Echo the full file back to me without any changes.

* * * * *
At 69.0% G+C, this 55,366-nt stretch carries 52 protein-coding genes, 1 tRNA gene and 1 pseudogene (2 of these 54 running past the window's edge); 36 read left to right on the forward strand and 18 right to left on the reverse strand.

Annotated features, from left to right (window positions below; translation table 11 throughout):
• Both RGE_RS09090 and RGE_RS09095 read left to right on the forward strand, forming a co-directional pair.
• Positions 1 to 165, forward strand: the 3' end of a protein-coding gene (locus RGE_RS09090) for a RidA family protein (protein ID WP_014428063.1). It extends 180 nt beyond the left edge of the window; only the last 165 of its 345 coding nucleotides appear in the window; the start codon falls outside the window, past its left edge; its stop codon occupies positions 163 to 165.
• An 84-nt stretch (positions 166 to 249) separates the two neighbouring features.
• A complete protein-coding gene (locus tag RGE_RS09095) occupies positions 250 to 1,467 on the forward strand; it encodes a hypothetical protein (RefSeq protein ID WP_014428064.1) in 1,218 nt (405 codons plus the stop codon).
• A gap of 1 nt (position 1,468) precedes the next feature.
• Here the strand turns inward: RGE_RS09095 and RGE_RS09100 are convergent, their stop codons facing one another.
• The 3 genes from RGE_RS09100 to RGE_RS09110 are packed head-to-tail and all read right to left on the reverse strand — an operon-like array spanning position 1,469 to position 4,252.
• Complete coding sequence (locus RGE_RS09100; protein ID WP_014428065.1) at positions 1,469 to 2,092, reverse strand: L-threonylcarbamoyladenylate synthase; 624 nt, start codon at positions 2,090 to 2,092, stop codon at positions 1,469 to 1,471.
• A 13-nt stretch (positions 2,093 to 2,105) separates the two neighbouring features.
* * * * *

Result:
At 69.0% G+C, this 55,366-nt stretch carries 52 protein-coding genes, 1 tRNA gene and 1 pseudogene (2 of these 54 running past the window's edge); 36 read left to right on the forward strand and 18 right to left on the reverse strand.

Annotated features, from left to right (window positions below; translation table 11 throughout):
• Both RGE_RS09090 and RGE_RS09095 read left to right on the forward strand, forming a co-directional pair.
• Positions 1 to 165, forward strand: the 3' end of a protein-coding gene (locus RGE_RS09090) for a RidA family protein (protein ID WP_014428063.1). It extends 180 nt beyond the left edge of the window; only the last 165 of its 345 coding nucleotides appear in the window; the start codon falls outside the window, past its left edge; its stop codon occupies positions 163 to 165.
• An 84-nt stretch (positions 166 to 249) separates the two neighbouring features.
• A complete protein-coding gene (locus tag RGE_RS09095) occupies positions 250 to 1,467 on the forward strand; it encodes a hypothetical protein (RefSeq protein ID WP_014428064.1) in 1,218 nt (405 codons plus the stop codon).
• A gap of 1 nt (position 1,468) precedes the next feature.
• Here the strand turns inward: RGE_RS09095 and RGE_RS09100 are convergent, their stop codons facing one another.
• The 3 genes from RGE_RS09100 to RGE_RS09110 are packed head-to-tail and all read right to left on the reverse strand — an operon-like array spanning position 1,469 to position 4,252.
• Complete coding sequence (locus RGE_RS09100; protein ID WP_014428065.1) at positions 1,469 to 2,092, reverse strand: L-threonylcarbamoyladenylate synthase; 624 nt, start codon at positions 2,090 to 2,092, stop codon at positions 1,469 to 1,471.
• A 13-nt stretch (positions 2,093 to 2,105) separates the two neighbouring features.